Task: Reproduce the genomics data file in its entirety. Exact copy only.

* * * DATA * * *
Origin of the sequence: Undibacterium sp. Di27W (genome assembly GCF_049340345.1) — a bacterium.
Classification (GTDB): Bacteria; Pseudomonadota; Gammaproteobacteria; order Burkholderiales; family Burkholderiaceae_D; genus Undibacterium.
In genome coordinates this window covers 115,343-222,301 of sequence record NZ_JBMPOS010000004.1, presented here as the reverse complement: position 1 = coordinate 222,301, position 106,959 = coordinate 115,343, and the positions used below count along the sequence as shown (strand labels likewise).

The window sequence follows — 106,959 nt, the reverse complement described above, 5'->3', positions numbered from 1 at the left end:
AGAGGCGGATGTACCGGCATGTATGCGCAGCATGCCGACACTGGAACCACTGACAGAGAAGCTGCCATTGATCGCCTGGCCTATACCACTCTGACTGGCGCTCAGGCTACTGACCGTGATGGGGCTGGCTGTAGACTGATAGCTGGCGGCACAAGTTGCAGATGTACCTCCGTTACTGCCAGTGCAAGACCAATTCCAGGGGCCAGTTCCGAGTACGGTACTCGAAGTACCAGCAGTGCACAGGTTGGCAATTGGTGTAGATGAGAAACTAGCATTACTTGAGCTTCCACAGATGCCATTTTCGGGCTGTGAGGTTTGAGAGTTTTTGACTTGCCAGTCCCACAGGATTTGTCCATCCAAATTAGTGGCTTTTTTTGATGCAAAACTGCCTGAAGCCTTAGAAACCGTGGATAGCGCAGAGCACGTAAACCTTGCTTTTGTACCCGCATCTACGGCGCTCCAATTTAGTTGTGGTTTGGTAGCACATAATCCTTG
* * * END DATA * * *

Origin of the sequence: Undibacterium sp. Di27W (genome assembly GCF_049340345.1) — a bacterium.
Classification (GTDB): Bacteria; Pseudomonadota; Gammaproteobacteria; order Burkholderiales; family Burkholderiaceae_D; genus Undibacterium.
In genome coordinates this window covers 115,343-222,301 of sequence record NZ_JBMPOS010000004.1, presented here as the reverse complement: position 1 = coordinate 222,301, position 106,959 = coordinate 115,343, and the positions used below count along the sequence as shown (strand labels likewise).

The window sequence follows — 106,959 nt, the reverse complement described above, 5'->3', positions numbered from 1 at the left end:
AGAGGCGGATGTACCGGCATGTATGCGCAGCATGCCGACACTGGAACCACTGACAGAGAAGCTGCCATTGATCGCCTGGCCTATACCACTCTGACTGGCGCTCAGGCTACTGACCGTGATGGGGCTGGCTGTAGACTGATAGCTGGCGGCACAAGTTGCAGATGTACCTCCGTTACTGCCAGTGCAAGACCAATTCCAGGGGCCAGTTCCGAGTACGGTACTCGAAGTACCAGCAGTGCACAGGTTGGCAATTGGTGTAGATGAGAAACTAGCATTACTTGAGCTTCCACAGATGCCATTTTCGGGCTGTGAGGTTTGAGAGTTTTTGACTTGCCAGTCCCACAGGATTTGTCCATCCAAATTAGTGGCTTTTTTTGATGCAAAACTGCCTGAAGCCTTAGAAACCGTGGATAGCGCAGAGCACGTAAACCTTGCTTTTGTACCCGCATCTACGGCGCTCCAATTTAGTTGTGGTTTGGTAGCACATAATCCTTG